What's the price of peace

Wednesday, March 19, 2003
Dawn Cribbs

I can't help but ponder the difference it would have made to our world if the League of Nations had stopped Hitler in his tracks when Germany first began its rearmament.

Imagine, no Holocaust.

Austria remains ... Austria; Poland ... Poland ... No blitzkrieg over London. No need for the liberation of Paris.

No U.S. soldiers on the front lines would have meant they'd have remained at home. So, no "Rosie the Riveter" because Ricky Riveter would have been on the job.

Development of atomic weaponry, largely influenced by Germany's advances, would have remained in the realms of science fiction, where some would argue, it yet belongs.

Imagine, no Cold War, no psychologically damaging "duck and cover" exercises; perchance no Korean conflict nor any "police action" in Vietnam.

With no lives lost in Vietnam, there'd have been no need for the "make love not war" campaigns in the streets. Perhaps the whole free love movement would have died before it changed the social mores of the world.

A different world? Certainly. A better world? Certainly better by far as measured by those lost in the conflict, living out the full number of their years. Certainly better by far as measured by those whose husbands, sons, brothers, and fathers would never have had to die, far too young and too far from home.

But, the League of Nations did fail. They chose the path of appeasement, banking on that being enough to secure the peace. History teaches us it was not nearly enough.

I'm sure many technological, medical and even national good came from the world-wide conflict.

It played an important role, after all, in developing a homeland for the nation of Israel. Establishing a homeland brought an end to the seemingly endless wandering experienced by those forced from their homes and communities during the Holocaust. It seems the only reasonable reparation for a people made utterly destitute by a madman's dream. A dream he nearly fulfilled before the world finally stood up as one and said, "Not one step farther."

The need to fly higher, faster and farther was born in the aerial battles of that war, contributing to the advances made in the exploration of space, unthinkable just a hundred years ago.

Surgical procedures, executed in the pressure-cooker atmosphere of front line hospitals no doubt contributed a wealth of knowledge to the medical world.

The Cold War inspired even more technologies, with satellite imagery, computers, wireless communication -- who can tell the full extent of technological advances that can be credited first to the furtherance of national security during the long years of the Cold War?

A high price, too high, was paid for these advances. The cost -- estimated at 55 million civilian and military casualties -- too high by far. Better by far that this suffering and catastrophic loss had never occurred.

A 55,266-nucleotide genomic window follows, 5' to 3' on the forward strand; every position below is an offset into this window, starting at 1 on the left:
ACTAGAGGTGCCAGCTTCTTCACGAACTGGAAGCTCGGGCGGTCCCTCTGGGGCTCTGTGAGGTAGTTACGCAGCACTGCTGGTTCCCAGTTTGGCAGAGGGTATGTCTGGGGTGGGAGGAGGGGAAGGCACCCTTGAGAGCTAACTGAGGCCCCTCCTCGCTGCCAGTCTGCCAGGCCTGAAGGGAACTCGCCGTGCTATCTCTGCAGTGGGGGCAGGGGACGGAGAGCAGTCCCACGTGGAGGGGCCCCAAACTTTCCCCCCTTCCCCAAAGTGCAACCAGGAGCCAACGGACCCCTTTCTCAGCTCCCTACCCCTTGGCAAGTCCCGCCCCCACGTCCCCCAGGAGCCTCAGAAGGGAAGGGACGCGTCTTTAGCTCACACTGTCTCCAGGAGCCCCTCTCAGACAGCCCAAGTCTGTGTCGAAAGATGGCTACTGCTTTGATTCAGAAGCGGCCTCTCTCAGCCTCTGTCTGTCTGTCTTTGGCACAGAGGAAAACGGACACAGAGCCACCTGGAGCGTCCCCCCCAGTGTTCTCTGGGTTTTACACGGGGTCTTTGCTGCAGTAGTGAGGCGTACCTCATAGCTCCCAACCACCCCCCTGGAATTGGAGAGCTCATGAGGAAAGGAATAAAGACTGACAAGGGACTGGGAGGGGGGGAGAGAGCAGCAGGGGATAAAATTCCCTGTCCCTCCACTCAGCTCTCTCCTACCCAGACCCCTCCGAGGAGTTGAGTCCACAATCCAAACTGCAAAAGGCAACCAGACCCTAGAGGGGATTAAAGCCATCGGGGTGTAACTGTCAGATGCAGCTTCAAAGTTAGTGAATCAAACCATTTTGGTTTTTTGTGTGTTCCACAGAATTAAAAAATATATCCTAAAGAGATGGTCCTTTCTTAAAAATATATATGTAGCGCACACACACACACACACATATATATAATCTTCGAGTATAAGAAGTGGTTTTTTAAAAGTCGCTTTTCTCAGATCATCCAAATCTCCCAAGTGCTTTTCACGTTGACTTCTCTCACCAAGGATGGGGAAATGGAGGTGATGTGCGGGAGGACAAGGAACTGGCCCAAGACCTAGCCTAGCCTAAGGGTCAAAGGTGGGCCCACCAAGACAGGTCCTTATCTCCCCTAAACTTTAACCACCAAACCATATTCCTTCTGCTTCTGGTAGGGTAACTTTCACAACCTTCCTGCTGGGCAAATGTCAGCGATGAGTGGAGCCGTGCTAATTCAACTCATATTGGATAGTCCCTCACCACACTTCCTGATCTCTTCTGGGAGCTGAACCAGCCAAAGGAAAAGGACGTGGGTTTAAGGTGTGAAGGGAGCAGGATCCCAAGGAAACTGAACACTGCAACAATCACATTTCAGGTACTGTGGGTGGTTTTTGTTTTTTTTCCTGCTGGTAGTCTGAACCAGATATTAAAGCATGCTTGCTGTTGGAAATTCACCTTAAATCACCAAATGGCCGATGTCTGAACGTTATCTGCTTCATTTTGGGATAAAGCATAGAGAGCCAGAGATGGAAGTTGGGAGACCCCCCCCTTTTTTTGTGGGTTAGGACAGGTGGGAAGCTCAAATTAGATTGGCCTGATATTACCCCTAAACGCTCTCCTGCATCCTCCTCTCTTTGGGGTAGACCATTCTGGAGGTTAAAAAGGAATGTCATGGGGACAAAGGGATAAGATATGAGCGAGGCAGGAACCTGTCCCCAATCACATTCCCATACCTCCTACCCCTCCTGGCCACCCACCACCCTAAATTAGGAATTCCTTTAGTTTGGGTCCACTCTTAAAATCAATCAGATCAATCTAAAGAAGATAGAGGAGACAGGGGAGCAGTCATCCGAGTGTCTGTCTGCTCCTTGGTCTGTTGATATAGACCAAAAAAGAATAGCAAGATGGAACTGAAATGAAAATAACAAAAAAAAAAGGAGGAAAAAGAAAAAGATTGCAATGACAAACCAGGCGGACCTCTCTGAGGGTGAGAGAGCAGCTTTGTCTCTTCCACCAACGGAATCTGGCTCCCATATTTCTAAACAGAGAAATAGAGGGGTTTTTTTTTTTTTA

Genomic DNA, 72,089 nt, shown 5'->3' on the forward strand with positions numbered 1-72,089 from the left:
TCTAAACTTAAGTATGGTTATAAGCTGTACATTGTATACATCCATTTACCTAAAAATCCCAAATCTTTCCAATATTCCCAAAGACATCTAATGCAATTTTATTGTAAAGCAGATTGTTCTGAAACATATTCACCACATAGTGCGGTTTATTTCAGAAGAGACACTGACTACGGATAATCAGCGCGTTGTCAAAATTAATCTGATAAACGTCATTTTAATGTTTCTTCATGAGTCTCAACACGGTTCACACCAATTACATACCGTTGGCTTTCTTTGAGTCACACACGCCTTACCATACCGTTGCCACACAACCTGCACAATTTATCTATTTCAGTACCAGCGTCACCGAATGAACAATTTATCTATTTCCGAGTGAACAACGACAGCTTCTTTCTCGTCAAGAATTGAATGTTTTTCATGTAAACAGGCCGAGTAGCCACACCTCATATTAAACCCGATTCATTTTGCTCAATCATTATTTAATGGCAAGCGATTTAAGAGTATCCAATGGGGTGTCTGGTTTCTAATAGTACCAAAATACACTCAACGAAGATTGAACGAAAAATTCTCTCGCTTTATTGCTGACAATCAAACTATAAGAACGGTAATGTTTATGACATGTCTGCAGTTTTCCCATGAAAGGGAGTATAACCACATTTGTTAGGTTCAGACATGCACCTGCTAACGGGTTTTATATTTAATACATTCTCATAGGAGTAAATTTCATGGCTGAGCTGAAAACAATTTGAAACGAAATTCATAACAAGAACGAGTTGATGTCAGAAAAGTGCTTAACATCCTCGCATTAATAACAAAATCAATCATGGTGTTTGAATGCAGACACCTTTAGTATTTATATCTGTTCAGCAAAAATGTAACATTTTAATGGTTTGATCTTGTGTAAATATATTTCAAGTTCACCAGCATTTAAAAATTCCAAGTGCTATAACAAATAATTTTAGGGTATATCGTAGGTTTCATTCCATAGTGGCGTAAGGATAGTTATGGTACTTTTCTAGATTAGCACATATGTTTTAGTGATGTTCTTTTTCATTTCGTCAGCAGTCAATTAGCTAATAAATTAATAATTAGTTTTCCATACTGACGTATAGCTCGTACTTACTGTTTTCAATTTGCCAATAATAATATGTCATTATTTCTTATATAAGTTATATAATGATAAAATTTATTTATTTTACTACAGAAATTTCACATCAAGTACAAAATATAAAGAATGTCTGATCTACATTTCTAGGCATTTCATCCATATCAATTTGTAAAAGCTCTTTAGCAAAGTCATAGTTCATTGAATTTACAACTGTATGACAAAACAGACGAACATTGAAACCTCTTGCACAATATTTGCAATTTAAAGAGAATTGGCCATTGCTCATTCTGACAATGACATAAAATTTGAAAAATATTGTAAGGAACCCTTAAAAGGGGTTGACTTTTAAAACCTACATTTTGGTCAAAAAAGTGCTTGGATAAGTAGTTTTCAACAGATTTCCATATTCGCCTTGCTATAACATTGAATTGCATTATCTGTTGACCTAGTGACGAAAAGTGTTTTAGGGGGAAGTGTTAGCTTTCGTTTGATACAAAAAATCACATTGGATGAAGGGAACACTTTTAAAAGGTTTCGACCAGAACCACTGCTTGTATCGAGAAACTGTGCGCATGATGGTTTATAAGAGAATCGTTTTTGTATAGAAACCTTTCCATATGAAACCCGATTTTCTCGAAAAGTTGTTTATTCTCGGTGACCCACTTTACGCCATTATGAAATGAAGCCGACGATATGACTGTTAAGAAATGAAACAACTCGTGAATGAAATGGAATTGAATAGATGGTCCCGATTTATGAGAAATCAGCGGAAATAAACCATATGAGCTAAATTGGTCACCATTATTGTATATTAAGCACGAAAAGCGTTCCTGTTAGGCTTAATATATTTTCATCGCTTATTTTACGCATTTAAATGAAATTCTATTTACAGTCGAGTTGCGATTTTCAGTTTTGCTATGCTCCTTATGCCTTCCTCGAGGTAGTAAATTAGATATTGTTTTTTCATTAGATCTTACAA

And so, today, we embark on a different course. Apart from the United Nations' full support, a definitive deadline has been issued to a despot who has proven to be, at best, inhumanly cruel, at worst, a mass murderer intent on his own agenda regardless of the cost.

Indeed, by the time some of you are reading this, the conflict may be upon us. Will it make this a better world? Will it protect us from a repeat of September 11 or something worse? Will the Iraqi people be liberated and free to establish a new and free society? Will true peace finally be purchased on a bloody battlefield? Can it be?

Time and history tell us the answer is "no." Man has warred against man since the dawn of human history. When Cain slew Abel those long years ago, was it not an act of war? Cain sought to end his conflict with God by destroying his brother and challenged God with the question "Am I my brother's keeper?"

This, therefore, will not be the war to end all wars. That war is battled on a different field, in the higher realms and that war, will finish war forever.

Until then, we seek only today, and each day, to answer the question "Am I my brother's keeper?" in the affirmative.

We know that God's cause is justice, that he has a heart for the oppressed, the brokenhearted and the poor, and it is his desire that we live just lives and that we, too, have a heart for the oppressed, the brokenhearted and the poor.

And so, today, and each day, we seek to "act justly, love mercy and walk humbly with our God." (Micah 6:8) This pursuit of justice extends beyond our borders, and since all that is necessary for evil to succeed is for good men to do nothing, we send our brightest and our best.

Only in trusting God, walking humbly with him, can we find peace. Only in acknowledging his sovereignty can we find the confidence to continue to serve justice while loving mercy. And even as we struggle in the midst of these trials and tribulations, our serenity serves as a testimony to those who do not know God.

"We are hard pressed on every side, but not crushed; perplexed, but not in despair." 2 Corinthians 4:8 (NIV)

-- Dawn Cribbs writes, often through tears, at man's inhumanity to man, while longing for true peace to reign.

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